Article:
Twenty-nine years ago on this date, I was diagnosed with cancer. I was so little. There’s no way I could pronounce Acute Lymphoblastic Leukemia, nevertheless understand what was happening in my body.
Childhood cancer is unique in that it doesn’t disrupt the patient’s life like it would an adult’s. The foundation of life isn’t yet there for disruption: a young child experiences the first hospital stay, the first round of chemo, the first spinal tap in the same way that children experience their first day of kindergarten, their first time riding a bike, and their first time tying their shoes.
I learned to tie my shoes while sitting in a hospital waiting room to receive treatment. My mom was talking to a mother she befriended whose child, diagnosed with the same disease, was back for round two after his cancer came back.
I fumbled as I showed him how I was learning to tie, and he showed me a different way, with bunny ears. I thought he had it wrong, yet I couldn’t show him the way to do it “right.”
That child died the same year. He was ten years old. I wasn’t old enough to grasp the devastation or to fear anything other than the dark. A child’s life is a series of events they can’t control, they have to get good at going through the motions. Those were the motions I went through: my mother asking if I wanted to go to this child’s funeral, then wondering that afternoon, as I played with toys under my Meemaw’s table, if I should feel bad for not going with her. The motions of refusing anesthesia as I recovered from another spinal tap, as even at four, five, and six years old, I preferred pain to uncertainty.
The motions also included being allowed to quietly play with my pre-K teacher in a dimly lit classroom while naps were strictly enforced for my classmates, some lying on their mats pretending to be asleep. It included missing much of kindergarten and the first grade to pass hours alone with my mom in a sunny hospital playroom, my left arm attached to a rolling IV stand, my right painting as I overlooked my town six flights below.
It wasn’t all bad. The mind can’t recollect the physical sensations of pain, no matter how significant. The mind can only recall the suffering that accompanies pain. Because of the privilege of unknowing and the affectionate touch from my mother consoling me, my suffering was not profound. Memories of that time in my life are fond, like the ones described in the previous paragraph.
It is because of these fond memories that I foolishly believed having childhood cancer didn’t affect me greatly. I didn’t think I was a “real” cancer survivor, because I wasn’t aware enough to experience overwhelming fear, impending doom, or the suffering that accompanies those big feelings. Even through my twenties, when it came up in conversation, I would shrug it off: “I didn’t really know what was going on. I think it was harder on my mom than it was on me. I can’t imagine having a sick child.”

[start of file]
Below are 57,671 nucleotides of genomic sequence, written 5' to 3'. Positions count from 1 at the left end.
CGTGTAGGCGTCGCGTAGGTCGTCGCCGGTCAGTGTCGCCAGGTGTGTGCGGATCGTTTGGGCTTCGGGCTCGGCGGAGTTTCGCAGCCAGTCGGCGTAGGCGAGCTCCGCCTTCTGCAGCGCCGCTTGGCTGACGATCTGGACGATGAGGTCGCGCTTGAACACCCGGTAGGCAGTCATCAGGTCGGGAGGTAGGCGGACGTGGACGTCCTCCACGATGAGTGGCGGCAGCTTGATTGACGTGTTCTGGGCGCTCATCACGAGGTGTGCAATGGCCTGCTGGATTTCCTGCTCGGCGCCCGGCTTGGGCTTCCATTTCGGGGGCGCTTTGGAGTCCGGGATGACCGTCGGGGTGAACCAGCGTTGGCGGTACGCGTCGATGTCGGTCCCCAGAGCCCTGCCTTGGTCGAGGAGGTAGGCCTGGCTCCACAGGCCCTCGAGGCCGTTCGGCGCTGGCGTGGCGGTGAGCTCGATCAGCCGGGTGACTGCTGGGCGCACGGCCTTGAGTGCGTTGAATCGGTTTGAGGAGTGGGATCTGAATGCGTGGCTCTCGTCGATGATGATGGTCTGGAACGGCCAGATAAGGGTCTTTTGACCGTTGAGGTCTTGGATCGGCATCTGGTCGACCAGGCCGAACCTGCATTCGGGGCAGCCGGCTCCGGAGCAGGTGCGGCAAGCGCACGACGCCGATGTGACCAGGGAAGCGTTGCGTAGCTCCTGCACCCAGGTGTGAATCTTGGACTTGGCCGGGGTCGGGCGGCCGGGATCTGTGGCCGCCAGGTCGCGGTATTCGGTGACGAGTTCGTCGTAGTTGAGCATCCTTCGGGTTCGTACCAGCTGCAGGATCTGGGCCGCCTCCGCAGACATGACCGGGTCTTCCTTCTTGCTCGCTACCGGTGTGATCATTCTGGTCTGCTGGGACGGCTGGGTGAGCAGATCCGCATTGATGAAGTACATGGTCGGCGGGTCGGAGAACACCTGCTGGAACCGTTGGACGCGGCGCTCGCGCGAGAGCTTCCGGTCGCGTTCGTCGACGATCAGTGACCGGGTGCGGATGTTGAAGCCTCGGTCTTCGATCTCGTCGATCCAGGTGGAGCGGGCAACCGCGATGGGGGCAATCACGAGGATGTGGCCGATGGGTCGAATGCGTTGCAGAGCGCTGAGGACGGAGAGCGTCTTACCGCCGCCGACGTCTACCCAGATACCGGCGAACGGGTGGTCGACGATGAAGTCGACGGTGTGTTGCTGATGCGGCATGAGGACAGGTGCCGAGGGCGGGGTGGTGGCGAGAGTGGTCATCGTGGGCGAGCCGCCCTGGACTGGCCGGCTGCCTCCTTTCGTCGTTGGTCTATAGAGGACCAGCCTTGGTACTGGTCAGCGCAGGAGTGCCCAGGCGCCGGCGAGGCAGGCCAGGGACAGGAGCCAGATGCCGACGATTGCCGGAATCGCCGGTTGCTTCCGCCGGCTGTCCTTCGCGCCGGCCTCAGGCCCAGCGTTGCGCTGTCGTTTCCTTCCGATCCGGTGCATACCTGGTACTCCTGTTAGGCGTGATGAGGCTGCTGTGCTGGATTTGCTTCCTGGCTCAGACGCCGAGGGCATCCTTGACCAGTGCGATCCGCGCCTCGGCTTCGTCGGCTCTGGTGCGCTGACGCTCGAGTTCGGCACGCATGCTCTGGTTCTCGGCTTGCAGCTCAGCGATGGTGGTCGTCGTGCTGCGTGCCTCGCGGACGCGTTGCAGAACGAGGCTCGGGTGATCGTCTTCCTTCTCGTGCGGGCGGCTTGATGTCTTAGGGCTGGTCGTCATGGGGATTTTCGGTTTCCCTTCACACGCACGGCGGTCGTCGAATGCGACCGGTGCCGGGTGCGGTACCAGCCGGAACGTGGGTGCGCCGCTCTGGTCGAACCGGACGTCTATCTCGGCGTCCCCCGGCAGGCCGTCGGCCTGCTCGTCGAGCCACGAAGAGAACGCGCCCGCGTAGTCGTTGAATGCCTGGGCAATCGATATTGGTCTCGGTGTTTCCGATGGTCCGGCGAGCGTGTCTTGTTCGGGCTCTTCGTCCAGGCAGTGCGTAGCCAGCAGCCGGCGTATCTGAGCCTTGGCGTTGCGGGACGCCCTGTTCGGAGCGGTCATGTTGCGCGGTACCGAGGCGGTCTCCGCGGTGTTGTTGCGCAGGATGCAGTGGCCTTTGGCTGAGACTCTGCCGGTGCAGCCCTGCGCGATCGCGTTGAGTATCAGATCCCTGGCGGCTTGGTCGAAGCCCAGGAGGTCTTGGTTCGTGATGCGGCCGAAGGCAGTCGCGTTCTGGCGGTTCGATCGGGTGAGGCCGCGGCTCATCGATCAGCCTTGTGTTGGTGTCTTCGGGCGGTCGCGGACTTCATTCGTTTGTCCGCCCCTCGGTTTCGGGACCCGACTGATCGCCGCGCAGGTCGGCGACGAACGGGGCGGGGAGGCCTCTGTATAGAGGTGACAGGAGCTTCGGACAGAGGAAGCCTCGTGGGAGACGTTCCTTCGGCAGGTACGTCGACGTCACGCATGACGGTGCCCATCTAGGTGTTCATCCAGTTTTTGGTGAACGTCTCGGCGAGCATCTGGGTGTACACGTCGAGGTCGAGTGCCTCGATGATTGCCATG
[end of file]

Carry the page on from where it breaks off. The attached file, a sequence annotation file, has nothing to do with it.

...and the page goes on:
I see now how wrong I was. As I was sick and my mom was worried, I felt responsible for her worry and apparent pain. I realize now that when adults would learn I was sick, I’d see their pitying glances and show them with my larger-than-life—or, larger-than-illness—personality that I was going to be fine. I wasn’t frail or pathetic or someone to be pitied. I’d dance, I’d sing, I’d put on a performance and perhaps people wouldn’t have sadness wash over them when they saw my thin hair, frail body, and when they considered probability of a tragic outcome from my diagnosis.
The significance of chemo memories faded in favor of typical and atypical childhood interests and activities, but I realize now how integrated it became in my personality to show up, do big things, and make sure people around me didn’t feel sad. My go-to response of emphasizing my mother’s emotional pain over my own childhood loss wasn’t a perspective I gained as a young adult with a child of my own—rather, it was how I felt all along. I was carrying the emotional pain of others and constantly trying to be more or do more so that I wouldn’t provoke pity again.
I kept up the performance, I was fearless and reckless, I was unflinchingly positive, I achieved goals. My need to prove myself, to be alive enough, manifested in different ways over the years. Childhood cancer affected me greatly. No one is the same after they receive a cancer diagnosis. No one. What’s different in survivors of childhood cancers, specifically those whose long-term memories were not yet formed, those whose only memories from before and around that time were because of the trauma affiliated, is that there isn’t a “before cancer” self to compare to the “after cancer” self.
I’ll never know how much cancer changed me, because a cancer diagnosis wasn’t a pivotal moment when things changed. Rather, it was a building block: molded and baked into my very being during my most formative years. It’s a part of me, it runs through my veins just as gifts of blood from people I’ll never know once did. As my doctors used all the tools in their arsenal to improve my health and well-being, I was learning to be scrappy, to heal, to fight, and to survive.